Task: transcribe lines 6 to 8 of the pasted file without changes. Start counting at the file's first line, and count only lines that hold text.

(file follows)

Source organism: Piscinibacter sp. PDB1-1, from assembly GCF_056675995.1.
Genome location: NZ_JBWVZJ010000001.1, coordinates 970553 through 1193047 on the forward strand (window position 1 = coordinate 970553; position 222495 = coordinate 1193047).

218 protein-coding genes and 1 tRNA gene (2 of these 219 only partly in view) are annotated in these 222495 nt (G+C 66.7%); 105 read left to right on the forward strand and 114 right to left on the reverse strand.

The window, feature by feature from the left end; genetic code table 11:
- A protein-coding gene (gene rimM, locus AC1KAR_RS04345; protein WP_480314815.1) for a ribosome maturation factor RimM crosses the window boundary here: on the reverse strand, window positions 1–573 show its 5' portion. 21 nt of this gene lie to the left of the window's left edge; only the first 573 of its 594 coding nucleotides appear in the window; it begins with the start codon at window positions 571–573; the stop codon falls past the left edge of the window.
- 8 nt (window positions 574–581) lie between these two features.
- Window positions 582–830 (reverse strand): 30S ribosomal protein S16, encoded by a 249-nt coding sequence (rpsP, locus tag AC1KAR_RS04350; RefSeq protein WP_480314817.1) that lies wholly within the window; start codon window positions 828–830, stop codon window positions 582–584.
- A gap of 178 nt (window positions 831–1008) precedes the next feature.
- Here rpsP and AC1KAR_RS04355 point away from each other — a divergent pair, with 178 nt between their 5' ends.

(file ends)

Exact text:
- 8 nt (window positions 574–581) lie between these two features.
- Window positions 582–830 (reverse strand): 30S ribosomal protein S16, encoded by a 249-nt coding sequence (rpsP, locus tag AC1KAR_RS04350; RefSeq protein WP_480314817.1) that lies wholly within the window; start codon window positions 828–830, stop codon window positions 582–584.
- A gap of 178 nt (window positions 831–1008) precedes the next feature.